On the surface, Glitterbomb is about fame, how letting it become the most important thing to you will ruin you. It would be a nice, safe venture if that’s all that it was about, but there are darker corners of fame. There are more detestable people in Hollywood, and any industry for that matter, lurking in the pools of “cess” waiting to prey on the impassioned and naive. In the end, it isn’t about those that seek fame, that want to explore a craft or industry that they feel passionate about, but about the grotesque people that want to take advantage of those blossoming artists and potential stars.
In a way, the first Glitterbomb is both a tragedy and a revenge story following a presumably washed-up actress, Farrah, but it’s not that simple. As the story unfurls, we find that it’s a story of sexual assault. Like so many times before (and since) in Hollywood, an incident that was swept under a carpet, leaving the victim ruined, so as not to cause ripples. That emptiness and anger Farrah has carried around with her is filled with an inhuman entity, intent on disrupting this cycle in the most violent of ways. Her story begins somber and becomes downright emotionally exhausting but also cathartic (in a Carrie sort of way). It’s a journey well worth taking.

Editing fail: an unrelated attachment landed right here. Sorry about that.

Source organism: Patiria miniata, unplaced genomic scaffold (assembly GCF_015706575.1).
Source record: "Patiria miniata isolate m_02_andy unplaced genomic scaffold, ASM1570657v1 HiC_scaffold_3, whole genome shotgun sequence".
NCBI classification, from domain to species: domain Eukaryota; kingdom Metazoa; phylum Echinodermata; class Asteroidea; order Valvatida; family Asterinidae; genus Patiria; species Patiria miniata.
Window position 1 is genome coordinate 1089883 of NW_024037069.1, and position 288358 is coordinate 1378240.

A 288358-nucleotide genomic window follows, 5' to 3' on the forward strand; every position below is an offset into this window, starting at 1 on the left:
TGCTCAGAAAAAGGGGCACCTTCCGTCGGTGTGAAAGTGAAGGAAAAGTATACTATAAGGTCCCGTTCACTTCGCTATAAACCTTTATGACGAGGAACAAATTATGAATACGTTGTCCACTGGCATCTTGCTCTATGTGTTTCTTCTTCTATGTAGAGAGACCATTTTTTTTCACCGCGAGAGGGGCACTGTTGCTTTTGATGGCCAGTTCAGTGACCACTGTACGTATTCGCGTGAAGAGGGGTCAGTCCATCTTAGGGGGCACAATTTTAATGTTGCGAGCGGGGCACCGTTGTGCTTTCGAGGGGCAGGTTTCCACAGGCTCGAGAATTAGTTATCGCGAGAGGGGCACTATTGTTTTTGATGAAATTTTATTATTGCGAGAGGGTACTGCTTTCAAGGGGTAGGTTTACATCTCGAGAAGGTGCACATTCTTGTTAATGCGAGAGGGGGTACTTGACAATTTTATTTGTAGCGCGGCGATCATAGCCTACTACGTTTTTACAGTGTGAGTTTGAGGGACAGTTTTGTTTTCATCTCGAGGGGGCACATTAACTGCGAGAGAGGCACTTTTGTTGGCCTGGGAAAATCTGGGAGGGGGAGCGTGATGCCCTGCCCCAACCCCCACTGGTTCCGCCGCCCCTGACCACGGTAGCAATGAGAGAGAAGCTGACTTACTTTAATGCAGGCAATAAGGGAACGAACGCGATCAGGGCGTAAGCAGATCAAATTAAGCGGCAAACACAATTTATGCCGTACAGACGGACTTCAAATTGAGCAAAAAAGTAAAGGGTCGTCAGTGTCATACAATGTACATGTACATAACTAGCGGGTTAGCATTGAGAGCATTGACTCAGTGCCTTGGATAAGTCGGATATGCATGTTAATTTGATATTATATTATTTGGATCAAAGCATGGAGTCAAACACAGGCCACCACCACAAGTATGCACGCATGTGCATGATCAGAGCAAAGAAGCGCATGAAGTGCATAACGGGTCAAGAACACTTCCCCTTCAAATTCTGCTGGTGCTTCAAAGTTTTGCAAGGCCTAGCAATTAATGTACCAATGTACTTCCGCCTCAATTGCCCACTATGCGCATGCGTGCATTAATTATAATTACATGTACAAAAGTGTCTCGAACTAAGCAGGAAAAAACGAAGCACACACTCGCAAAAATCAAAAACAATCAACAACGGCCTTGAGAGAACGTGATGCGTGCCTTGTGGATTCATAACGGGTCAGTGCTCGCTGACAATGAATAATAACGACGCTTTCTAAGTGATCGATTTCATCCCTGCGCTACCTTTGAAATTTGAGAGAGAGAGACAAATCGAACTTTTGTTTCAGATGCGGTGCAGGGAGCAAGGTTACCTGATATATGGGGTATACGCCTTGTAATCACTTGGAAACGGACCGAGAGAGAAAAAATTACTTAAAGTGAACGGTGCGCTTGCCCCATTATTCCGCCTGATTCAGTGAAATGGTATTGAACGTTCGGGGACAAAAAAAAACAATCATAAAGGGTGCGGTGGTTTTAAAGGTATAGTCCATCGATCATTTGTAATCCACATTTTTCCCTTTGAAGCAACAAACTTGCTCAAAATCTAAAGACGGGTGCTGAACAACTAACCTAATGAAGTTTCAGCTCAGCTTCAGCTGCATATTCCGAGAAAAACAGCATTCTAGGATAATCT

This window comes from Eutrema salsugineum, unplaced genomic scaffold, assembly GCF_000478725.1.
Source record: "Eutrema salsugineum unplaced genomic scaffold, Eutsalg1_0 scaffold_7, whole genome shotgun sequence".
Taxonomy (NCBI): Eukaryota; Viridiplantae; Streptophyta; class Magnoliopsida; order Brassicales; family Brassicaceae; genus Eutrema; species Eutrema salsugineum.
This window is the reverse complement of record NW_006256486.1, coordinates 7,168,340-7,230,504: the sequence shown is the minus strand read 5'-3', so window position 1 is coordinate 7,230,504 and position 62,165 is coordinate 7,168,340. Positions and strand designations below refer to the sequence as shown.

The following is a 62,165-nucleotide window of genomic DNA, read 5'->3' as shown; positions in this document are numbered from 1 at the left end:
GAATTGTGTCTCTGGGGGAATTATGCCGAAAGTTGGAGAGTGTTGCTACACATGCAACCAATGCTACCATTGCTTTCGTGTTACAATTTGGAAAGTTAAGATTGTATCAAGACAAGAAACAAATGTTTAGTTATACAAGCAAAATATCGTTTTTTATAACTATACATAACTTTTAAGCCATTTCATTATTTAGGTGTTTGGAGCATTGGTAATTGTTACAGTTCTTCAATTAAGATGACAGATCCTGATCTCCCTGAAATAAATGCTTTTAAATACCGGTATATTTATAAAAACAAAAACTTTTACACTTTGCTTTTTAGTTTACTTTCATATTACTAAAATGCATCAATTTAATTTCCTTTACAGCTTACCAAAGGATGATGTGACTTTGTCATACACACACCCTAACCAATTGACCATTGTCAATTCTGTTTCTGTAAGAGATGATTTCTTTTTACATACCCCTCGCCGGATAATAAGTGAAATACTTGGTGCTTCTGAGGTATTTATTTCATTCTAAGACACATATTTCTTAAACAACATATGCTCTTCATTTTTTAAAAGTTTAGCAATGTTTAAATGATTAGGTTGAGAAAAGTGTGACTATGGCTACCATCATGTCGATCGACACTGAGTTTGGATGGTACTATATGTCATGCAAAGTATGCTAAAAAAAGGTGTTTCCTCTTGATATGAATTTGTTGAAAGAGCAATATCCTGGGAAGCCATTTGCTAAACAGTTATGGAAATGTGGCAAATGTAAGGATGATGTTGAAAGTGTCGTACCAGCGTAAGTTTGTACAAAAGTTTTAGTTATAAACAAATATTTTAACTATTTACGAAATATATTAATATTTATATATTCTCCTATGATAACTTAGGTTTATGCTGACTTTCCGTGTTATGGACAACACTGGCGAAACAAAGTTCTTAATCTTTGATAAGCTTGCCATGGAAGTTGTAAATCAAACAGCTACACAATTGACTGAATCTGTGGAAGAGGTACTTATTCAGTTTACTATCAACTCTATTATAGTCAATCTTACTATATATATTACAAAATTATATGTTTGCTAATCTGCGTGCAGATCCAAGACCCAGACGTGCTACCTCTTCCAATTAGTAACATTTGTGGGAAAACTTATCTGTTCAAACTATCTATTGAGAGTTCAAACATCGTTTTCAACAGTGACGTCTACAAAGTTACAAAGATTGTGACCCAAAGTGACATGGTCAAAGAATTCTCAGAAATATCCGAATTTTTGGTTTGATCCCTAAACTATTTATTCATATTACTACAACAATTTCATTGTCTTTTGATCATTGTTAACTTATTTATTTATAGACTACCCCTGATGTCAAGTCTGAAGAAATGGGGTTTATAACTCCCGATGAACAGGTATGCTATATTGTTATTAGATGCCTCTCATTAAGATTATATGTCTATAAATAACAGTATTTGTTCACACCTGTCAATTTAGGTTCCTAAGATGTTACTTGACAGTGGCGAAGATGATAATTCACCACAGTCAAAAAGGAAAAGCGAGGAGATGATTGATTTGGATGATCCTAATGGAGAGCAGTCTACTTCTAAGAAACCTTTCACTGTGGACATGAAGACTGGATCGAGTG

This first issue in this second volume follows Farrah’s 10-year-old son’s babysitter, Kaydon, who had a subplot in the first series, wanting to become, of course, famous. Having been the person closest to Farrah, she now finally has her own shot at becoming “famous,” as everyone wants her story…and at her side, a shark (i.e., agent) coaching her on how to use the moment to find that fame, but the creature that inhabited Farrah’s body is still around, and still hungry…
The best kind of horror stories are the ones that reflect real-world horror, and creators Jim Zub (writer) and Djibril Morissette-Phan (artist) have their fingers on the pulse of a real horror that has permeated our world for far too long. In the first volume, they found the despair, anger, and turmoil of the victims of sexual abuse, and through a terrible monster, found the humanity in that story. By showing the destruction of a soul, they made the case that every soul has the right as a human being to be revered and not destroyed for someone else’s ego. I can only hope that Kaydon’s story doesn’t begin nor end as tragically.
I really like this series.